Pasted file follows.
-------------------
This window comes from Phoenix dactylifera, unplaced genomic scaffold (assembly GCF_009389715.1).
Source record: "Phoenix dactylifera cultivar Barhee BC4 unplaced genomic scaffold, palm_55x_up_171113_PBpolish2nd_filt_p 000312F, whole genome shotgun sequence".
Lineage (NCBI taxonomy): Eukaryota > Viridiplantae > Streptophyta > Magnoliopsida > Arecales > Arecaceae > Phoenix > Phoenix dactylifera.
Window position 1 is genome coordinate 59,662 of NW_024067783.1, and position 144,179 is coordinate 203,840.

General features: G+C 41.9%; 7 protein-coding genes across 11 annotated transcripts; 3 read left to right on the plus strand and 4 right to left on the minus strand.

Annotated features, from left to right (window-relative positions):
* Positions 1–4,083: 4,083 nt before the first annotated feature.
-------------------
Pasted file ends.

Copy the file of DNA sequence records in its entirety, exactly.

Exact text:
This window comes from Phoenix dactylifera, unplaced genomic scaffold (assembly GCF_009389715.1).
Source record: "Phoenix dactylifera cultivar Barhee BC4 unplaced genomic scaffold, palm_55x_up_171113_PBpolish2nd_filt_p 000312F, whole genome shotgun sequence".
Lineage (NCBI taxonomy): Eukaryota > Viridiplantae > Streptophyta > Magnoliopsida > Arecales > Arecaceae > Phoenix > Phoenix dactylifera.
Window position 1 is genome coordinate 59,662 of NW_024067783.1, and position 144,179 is coordinate 203,840.

General features: G+C 41.9%; 7 protein-coding genes across 11 annotated transcripts; 3 read left to right on the plus strand and 4 right to left on the minus strand.

Annotated features, from left to right (window-relative positions):
* Positions 1–4,083: 4,083 nt before the first annotated feature.